The Partnership for a New American Economy’s new report, “The Power of the Purse: The Contributions of Hispanics to America’s Spending Power and Tax Revenues in 2013,” highlights the important role that both native and foreign-born Hispanics play as consumers and taxpayers, as well as their contributions to Medicare and Social Security programs.

Key findings include:

  • Hispanic households, both native and foreign-born, account for a large portion of America’s overall spending power. In 2013, Hispanics had an estimated after-tax income of more than $605 billion. That figure is equivalent to almost one out of every 
10 dollars of disposable income held in the United States that year. Foreign-born Hispanic households made up a sizeable portion of that figure: We estimate their spending power totaled $287 billion that year.
  • The growing earnings of Hispanic households have made them major contributors to U.S. tax revenue. In 2013, Hispanic households contributed more than $190 billion to U.S. tax revenues as a whole, including almost $67 billion in state and local tax payments. Of this, foreign-born Hispanics contributed more than $86 billion in tax revenues nationwide. That included almost $32 billion in state and local taxes and more than $54 billion in taxes to the federal government.
  • In some states, Hispanics now account for a large percentage of spending power and tax revenues overall. In both Texas and California, Hispanic households had more than $100 billion in after-tax income in 2013, accounting for more than one of every five dollars available to spend in each state that year. In Arizona, a state with a rapidly growing Hispanic population, their earnings after taxes accounted for almost one-sixth of the spending power in the state. In Florida, Hispanics contributed more than one out of every six dollars in tax revenue paid by residents of the state.
  • Hispanics, and foreign-born Hispanics in particular, play an important role sustaining America’s Medicare and Social Security programs. In 2013, Hispanic households contributed more than $98 billion to Social Security and almost $23 billion to the Medicare’s core trust fund. Foreign-born Hispanics in particular contributed more than $46 billion to Social Security, while paying in more than $10 billion to the Medicare program. Past studies have indicated that in Medicare in particular, immigrants draw down far less than they put in to the trust fund each year, making such tax contributions particularly valuable.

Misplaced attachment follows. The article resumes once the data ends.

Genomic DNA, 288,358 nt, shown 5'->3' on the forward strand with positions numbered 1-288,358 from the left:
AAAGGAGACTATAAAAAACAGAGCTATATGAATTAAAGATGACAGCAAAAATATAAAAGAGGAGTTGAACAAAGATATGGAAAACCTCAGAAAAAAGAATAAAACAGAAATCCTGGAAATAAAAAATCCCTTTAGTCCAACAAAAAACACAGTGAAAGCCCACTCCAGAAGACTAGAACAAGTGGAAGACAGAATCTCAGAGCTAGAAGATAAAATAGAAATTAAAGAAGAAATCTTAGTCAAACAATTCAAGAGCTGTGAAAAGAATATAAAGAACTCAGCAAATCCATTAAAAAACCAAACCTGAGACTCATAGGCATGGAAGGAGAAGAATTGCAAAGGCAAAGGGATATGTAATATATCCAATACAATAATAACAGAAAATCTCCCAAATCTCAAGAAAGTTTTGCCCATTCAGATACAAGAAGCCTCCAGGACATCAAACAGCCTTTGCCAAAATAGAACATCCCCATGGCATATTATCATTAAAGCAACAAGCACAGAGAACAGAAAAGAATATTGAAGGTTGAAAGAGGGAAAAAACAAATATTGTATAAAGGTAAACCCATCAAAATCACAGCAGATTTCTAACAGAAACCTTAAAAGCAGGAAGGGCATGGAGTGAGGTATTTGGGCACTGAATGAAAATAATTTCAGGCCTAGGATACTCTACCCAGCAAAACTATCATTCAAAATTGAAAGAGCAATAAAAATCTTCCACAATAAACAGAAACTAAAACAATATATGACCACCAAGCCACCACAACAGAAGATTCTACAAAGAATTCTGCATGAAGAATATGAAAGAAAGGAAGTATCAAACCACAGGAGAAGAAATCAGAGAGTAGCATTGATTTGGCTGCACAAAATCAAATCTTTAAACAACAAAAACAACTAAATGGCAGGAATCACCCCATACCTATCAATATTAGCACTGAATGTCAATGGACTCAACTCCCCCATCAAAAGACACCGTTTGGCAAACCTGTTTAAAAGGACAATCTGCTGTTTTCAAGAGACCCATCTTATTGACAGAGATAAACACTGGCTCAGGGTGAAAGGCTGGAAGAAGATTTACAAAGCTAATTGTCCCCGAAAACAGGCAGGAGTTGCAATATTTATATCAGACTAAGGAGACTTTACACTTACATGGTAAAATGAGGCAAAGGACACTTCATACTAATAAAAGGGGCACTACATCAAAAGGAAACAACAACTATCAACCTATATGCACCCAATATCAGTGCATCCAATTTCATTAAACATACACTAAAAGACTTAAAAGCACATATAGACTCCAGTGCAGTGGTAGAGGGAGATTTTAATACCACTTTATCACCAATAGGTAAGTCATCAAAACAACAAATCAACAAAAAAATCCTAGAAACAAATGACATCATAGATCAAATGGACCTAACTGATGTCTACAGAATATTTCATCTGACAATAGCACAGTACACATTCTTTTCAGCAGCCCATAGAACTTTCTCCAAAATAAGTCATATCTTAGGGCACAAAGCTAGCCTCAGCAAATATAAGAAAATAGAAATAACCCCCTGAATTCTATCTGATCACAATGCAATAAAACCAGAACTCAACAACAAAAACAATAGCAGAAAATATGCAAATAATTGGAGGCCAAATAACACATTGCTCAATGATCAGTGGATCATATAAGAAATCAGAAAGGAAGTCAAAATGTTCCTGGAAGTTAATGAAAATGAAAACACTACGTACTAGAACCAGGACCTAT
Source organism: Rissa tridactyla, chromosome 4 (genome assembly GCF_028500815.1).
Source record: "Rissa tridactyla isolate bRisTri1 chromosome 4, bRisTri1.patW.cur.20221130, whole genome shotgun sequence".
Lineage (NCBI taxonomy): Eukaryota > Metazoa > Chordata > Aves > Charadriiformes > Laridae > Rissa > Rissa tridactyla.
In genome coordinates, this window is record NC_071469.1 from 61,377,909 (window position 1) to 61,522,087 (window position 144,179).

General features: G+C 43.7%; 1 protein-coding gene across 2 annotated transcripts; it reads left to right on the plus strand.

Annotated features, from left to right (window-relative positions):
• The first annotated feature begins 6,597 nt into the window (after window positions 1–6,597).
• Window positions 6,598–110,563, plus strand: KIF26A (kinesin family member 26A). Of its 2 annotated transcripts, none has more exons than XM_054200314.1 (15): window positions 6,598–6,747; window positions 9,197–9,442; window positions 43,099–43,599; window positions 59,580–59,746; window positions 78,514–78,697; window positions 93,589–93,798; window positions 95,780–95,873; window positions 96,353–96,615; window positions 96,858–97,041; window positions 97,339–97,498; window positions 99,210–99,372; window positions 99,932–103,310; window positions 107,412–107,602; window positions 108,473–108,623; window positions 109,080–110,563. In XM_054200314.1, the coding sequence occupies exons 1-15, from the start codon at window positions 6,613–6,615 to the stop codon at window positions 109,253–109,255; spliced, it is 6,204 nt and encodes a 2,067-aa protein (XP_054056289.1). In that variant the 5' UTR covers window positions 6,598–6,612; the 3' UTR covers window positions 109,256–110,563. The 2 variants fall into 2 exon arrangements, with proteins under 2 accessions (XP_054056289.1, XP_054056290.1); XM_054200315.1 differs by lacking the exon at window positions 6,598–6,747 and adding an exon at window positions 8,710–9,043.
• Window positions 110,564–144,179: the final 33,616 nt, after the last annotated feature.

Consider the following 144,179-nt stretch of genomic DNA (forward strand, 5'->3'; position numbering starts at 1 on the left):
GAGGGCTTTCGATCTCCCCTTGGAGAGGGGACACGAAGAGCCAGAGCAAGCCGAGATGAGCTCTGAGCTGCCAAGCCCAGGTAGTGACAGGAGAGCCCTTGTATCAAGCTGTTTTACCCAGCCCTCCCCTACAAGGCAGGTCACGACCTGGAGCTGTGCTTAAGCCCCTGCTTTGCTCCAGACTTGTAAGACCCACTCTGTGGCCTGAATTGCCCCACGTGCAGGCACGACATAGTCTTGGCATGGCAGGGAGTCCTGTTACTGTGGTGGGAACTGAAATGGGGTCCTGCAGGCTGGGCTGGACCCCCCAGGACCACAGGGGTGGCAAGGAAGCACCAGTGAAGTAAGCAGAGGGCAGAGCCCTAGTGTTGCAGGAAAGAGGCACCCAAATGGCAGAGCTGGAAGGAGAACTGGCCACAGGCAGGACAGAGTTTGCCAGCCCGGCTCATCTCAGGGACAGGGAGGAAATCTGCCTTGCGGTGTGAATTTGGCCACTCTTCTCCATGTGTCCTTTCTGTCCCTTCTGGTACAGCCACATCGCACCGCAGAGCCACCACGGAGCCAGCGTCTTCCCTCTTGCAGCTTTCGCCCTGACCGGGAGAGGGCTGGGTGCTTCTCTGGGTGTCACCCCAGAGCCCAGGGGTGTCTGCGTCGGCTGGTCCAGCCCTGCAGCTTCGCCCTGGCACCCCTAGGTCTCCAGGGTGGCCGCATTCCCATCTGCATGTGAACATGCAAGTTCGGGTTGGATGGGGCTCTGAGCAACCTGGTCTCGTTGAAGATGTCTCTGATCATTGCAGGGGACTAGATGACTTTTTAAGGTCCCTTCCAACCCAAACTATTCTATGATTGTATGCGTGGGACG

Spanking of Young Children: Do Immigrant and U.S.-Born Hispanic Parents Differ?

February 9, 2015 Comments off

Spanking of Young Children: Do Immigrant and U.S.-Born Hispanic Parents Differ?
Source: Journal of Interpersonal Violence (via ResearchGate)

Building on prior research showing fewer parenting risk behaviors and lower levels of harsh punishment among less acculturated Hispanic parents, we tested the hypothesis that foreign-born (FB; immigrant) Hispanic parents use less spanking toward children at 3 years and 5 years of age than U.S.-born Hispanic parents. We also examined whether other indicators of acculturation-endorsement of traditional gender norms and religiosity-showed any direct or indirect effects in explaining the hypothesized association. Path model analyses were conducted with a sample of Hispanic mothers (n = 1,089) and fathers (n = 650). Cross-sectional and time lagged path models controlling for a wide range of psychosocial and demographic confounds indicated that, when compared with U.S.-born Hispanic parents, FB Hispanic mothers and fathers used less spanking toward their young children. In cross-sectional analysis only, mothers’ greater endorsement of traditional gender norms had small protective effects on spanking. Although fathers’ endorsement of traditional gender norms was not a significant direct predictor of spanking, there was a significant indirect effect of nativity status on spanking mediated by endorsement of traditional gender norms. Religiosity showed no relation to spanking for either mothers or fathers. Immigrant status may be an important protective factor that is associated with lower levels of parenting aggression among Hispanic mothers and fathers living in the United States.

The Condition of Latinos in Education: 2015 Factbook

February 9, 2015 Comments off

The Condition of Latinos in Education: 2015 Factbook
Source: Excelencia in Education

Excelencia in Education is committed to using data to inform public policy and institutional practice to achieve our mission of accelerating student success for Latinos in higher education. We know college success does not begin at the college gates. Every educational experience from early childhood to high school and into the workforce influences the potential for college success. For this reason, this publication looks critically at the entire educational pipeline and the context in which our students are learning in order to better understand and inform decision makers about the multiple paths to success for Latino, and all, students.

Data about the current condition of student educational achievement establishes a baseline from which to measure performance over time. Data also helps stakeholders determine educational priorities for action, or select reform strategies to improve specific areas of educational achievement. However, data are only as good as they are used to compel action.

These fact sheets provide reference tools for today’s diverse stakeholders and can be used to inform data-driven discussions about their efforts to improve Latino educational achievement. The release of “The Condition of Latinos in Education: 2015 Factbook” continues our commitment to provide baseline information on Latino educational progress and to recognize the practices, policies and partnerships with evidence of effectiveness in serving Latino students.